The Development of Point-of-Care Microfluidic Devices for the Detection of Infectious Diseases
Karas, Scott, Chemistry - Graduate School of Arts and Sciences, University of Virginia
Landers, James, Chemistry, University of Virginia
Point-of-care (POC) diagnostics is a discipline focused on using instrumentation or analytical techniques to detect and identify target analytes at or near a patient in need of treatment, whereby the patient is properly diagnosed and provided the necessary medical care. In the past few years, there has been an increased focus on the development and implementation of POC devices to rapidly detect infectious diseases. Microfluidics has assisted in bridging the technology gap to produce inexpensive, portable, and easy to use POC diagnostic devices.
An introduction into POC devices and microfluidics is described in Chapter 1, as well as the relevant literature surrounding their design and method of detection. Additionally, a thorough description of the types of paper-based immunoassays and their integration into microfluidic devices are presented. The work described in Chapter 2 focused on the development of a novel centrifugally-driven orthogonal flow immunoassay (cOFI) disc with a long microfluidic channel which allows for a constant flow rate throughout the duration of the assay. Additionally, the work presented proof-of-concept to detect an infectious disease, Yersinia pestis, on disc. Chapter 3 builds on the cOFI disc design to increase the assay’s sensitivity by increasing the overall sample volume that can be analyzed; by leveraging 3D-printed technology, a large volume sample chamber was developed allowing up to 12 mL of sample to be handled on disc. Therefore, increasing the sensitivity ten times compared to the original disc design in Chapter 2. To further improve on the cOFI device, an automated cOFI system was presented in Chapter 4 that could perform all of the assay steps and the image analysis of the membranes without requiring user input, simplifying the diagnostic testing and meeting the requirements of a POC system. The work presented in Chapter 5 was focused on the design and characterization of a multiplexed flow through assay (FTA). The FTA chip has the potential to detect up to six different target analytes on one membrane from a single sample, without requiring any off-chip sample preparation or external instrumentation.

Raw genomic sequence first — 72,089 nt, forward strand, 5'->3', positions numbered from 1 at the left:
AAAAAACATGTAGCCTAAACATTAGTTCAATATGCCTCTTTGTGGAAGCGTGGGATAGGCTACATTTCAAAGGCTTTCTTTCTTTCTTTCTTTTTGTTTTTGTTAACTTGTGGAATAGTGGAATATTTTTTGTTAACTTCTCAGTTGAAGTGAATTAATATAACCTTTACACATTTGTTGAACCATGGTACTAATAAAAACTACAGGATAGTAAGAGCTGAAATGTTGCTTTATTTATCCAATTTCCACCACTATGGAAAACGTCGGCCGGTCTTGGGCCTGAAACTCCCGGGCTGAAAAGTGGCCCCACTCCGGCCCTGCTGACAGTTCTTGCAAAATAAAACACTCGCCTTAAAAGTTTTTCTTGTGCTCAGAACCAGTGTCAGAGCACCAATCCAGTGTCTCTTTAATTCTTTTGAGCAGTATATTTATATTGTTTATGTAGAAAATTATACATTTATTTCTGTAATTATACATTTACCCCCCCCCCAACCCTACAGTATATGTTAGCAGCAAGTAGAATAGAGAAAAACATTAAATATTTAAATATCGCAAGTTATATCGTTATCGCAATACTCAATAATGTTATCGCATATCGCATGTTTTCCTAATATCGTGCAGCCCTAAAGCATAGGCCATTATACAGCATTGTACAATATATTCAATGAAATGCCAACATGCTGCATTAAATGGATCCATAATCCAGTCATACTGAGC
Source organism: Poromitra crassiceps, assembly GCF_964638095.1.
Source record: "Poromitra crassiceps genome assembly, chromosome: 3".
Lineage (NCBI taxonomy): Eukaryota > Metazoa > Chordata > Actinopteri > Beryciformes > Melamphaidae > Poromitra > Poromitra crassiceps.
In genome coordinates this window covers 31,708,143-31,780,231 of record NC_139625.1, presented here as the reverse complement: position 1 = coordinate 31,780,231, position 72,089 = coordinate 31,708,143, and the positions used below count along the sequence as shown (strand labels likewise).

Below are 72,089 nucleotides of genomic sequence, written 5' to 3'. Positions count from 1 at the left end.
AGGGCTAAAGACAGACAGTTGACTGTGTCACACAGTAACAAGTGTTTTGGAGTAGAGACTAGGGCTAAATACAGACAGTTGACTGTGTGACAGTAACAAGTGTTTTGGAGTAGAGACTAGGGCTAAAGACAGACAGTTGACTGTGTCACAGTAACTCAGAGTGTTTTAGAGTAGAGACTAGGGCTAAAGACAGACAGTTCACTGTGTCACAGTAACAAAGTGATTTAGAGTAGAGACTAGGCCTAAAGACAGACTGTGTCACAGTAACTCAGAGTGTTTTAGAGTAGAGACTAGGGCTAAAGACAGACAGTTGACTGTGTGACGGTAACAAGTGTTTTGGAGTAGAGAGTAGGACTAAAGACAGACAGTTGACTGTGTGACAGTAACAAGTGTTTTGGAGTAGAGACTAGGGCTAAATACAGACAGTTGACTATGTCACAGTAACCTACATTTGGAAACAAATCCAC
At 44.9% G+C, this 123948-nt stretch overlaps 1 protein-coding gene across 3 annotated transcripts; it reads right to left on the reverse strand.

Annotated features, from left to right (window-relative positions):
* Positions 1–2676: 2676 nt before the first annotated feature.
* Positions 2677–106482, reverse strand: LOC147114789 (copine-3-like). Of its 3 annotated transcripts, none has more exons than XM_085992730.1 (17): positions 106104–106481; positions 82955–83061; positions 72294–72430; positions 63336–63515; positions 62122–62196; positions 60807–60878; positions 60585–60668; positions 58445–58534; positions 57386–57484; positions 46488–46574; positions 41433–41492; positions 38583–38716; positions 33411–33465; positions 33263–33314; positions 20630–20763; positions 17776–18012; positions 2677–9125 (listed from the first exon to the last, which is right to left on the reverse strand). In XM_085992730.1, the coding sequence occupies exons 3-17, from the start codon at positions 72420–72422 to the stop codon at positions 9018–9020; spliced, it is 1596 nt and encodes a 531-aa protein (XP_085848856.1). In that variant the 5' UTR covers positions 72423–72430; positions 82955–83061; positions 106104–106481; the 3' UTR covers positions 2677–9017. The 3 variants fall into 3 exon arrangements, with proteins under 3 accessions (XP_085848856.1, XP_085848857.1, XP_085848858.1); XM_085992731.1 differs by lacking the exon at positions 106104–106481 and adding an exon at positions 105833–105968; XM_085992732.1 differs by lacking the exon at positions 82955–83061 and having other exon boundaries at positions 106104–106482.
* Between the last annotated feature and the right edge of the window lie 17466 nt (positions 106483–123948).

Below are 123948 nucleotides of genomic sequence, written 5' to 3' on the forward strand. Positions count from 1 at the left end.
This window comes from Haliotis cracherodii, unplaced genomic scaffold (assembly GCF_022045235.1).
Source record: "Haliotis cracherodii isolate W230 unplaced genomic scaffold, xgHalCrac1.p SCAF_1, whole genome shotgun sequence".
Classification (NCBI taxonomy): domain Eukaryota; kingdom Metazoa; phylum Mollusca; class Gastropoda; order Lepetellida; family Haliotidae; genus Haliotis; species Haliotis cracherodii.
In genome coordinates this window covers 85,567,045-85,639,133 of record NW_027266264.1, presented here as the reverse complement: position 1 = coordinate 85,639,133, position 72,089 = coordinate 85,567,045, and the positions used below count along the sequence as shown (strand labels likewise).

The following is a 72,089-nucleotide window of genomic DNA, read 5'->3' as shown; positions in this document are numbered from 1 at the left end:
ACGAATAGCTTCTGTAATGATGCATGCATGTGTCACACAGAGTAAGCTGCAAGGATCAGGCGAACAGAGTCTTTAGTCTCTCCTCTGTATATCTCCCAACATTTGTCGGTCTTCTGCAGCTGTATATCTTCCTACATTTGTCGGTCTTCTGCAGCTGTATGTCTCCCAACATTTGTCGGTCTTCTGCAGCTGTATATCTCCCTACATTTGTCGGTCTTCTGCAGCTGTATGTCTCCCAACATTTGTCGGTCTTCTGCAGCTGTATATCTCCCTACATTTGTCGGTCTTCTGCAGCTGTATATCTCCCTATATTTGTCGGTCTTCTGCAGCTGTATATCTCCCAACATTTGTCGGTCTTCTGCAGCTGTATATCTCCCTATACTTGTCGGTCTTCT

Finally, Chapter 6 highlights the potential applications and impacts the POC devices described in the previous chapters will have on medical diagnostics, as well as current challenges that need to overcome and future research that needs to be performed.
PHD (Doctor of Philosophy)
Microfluidics, Centrifugal Microfluidics, Infectious Diseases, Biological Warfare Agents, Large Volume, 3D-Printing, Immunoassay, Vertical Flow Immunoassay, Orthogonal Flow Immunoassay, Point-of-Care, Point-of-Need, Diagnostics
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